Many upper school teachers are incorporating a variety of methods to manage the amount of screen time their students are having each day due to the shift to remote learning caused by the COVID-19 pandemic. With students both attending classes and doing homework on laptops and other devices, educators are concerned about the amount of time students are spending in front of screens. “I am alarmed at the extent of screen time and lack of physical movement,” said upper school chemistry teacher Smriti Koodanjeri, who has been going on short walks with her daughter, Anya.
Sharing Koodanjeri’s concerns, business and entrepreneurship teacher Michael Acheatel included 15 minutes of light exercise into his Zoom classes. “I am also keeping my screen time-based assignments as light as possible,” he said. He’s also worked with business & entrepreneurship teacher Juston Glass and athletics coach Loren Powers to organize online exercise periods, to which all students are invited. Upper school history teacher Carol Green suggested including slides in presentations that remind students to take stretch breaks. Last week, she and fellow history teacher Julie Wheeler “unintentionally added a lot of movement to our class” by giving students the option to submit their assignment as a video made on the video sharing service TikTok. “The TikTok format gets the students moving!” Green said.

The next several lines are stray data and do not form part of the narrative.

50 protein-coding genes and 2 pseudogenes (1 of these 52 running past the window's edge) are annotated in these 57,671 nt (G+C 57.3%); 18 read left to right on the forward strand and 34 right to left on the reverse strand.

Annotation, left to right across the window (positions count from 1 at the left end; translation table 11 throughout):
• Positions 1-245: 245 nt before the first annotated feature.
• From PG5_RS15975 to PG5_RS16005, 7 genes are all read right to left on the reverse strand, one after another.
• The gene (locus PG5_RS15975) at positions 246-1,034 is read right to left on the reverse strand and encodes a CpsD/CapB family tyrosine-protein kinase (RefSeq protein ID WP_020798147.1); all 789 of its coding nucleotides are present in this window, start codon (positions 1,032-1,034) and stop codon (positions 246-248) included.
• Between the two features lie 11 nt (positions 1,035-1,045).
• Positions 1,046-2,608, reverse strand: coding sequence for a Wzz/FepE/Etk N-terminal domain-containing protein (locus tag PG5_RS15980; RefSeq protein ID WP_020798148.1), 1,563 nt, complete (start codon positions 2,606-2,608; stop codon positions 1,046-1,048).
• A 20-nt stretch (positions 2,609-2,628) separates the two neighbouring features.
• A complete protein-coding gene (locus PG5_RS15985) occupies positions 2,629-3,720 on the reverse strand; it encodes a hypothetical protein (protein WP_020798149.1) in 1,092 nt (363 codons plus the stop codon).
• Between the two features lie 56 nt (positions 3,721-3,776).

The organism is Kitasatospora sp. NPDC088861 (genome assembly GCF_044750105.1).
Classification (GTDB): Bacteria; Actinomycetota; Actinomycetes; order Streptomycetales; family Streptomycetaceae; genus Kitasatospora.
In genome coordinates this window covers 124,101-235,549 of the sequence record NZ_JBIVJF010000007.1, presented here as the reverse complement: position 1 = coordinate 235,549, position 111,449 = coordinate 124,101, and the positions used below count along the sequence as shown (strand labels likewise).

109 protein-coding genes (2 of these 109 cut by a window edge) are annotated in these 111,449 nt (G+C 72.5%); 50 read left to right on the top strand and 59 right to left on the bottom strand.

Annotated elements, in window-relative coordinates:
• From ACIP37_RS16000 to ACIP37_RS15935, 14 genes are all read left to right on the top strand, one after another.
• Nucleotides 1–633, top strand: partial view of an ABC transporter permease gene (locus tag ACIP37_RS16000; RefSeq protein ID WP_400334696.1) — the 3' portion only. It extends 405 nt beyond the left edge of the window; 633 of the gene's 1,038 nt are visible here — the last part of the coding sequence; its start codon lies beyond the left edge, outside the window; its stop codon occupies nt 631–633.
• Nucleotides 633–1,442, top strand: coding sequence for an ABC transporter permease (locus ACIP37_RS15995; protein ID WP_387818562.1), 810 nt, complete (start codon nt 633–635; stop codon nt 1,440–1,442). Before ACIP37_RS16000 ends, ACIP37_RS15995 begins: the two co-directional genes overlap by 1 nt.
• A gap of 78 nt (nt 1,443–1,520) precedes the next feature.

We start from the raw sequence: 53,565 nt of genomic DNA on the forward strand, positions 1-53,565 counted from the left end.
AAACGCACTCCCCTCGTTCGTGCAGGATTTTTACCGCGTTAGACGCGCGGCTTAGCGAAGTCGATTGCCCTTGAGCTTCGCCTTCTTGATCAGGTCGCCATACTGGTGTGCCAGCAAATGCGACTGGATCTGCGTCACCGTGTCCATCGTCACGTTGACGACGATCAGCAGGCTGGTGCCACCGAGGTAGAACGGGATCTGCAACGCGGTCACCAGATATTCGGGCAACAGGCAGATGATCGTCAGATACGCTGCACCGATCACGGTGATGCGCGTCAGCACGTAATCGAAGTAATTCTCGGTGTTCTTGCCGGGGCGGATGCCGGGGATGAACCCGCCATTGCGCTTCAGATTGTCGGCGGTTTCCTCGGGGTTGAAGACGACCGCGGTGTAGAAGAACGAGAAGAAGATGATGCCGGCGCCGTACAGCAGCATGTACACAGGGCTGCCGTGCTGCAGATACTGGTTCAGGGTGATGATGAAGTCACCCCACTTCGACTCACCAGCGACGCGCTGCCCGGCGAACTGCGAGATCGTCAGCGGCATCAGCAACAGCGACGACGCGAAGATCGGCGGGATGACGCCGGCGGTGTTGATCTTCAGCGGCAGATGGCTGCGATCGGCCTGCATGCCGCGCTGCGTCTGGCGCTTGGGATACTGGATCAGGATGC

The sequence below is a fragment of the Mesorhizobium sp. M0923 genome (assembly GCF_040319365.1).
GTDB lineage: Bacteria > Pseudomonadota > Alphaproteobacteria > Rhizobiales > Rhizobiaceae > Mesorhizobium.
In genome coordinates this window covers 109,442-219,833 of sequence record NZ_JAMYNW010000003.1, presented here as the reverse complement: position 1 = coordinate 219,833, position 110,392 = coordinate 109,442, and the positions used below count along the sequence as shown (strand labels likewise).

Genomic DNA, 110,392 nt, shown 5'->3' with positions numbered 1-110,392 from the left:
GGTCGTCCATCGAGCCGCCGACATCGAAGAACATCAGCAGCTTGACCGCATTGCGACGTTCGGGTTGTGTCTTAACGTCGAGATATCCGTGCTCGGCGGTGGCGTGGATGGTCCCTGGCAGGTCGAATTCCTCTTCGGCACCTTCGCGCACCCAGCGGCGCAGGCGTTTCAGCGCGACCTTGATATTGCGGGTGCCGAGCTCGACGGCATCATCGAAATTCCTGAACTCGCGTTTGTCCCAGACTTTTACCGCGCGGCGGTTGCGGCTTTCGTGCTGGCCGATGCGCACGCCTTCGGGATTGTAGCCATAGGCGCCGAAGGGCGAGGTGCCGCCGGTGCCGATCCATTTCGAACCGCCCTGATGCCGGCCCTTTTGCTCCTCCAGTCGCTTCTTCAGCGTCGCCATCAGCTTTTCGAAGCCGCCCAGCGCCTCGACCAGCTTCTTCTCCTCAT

“Honestly, my biggest suggestion would be to cut down the amount of material we are trying to cover,” said upper school English teacher Tia Barth. ” I’m trying to give only about 80 minutes of work with class time and homework combined. Everything we teach and do is important, but we’re going to have to prioritize and scale back to make this approach sustainable.”
While understanding teachers’ concerns, upper school LID director Diane Main cautioned that screen time shouldn’t be altogether avoided. “Are they passive consumers of content, or are they interacting and creating? The more we can have them doing the latter, and for shorter stretches rather than an hour or more at a time, the better it is likely to be for them,” she said.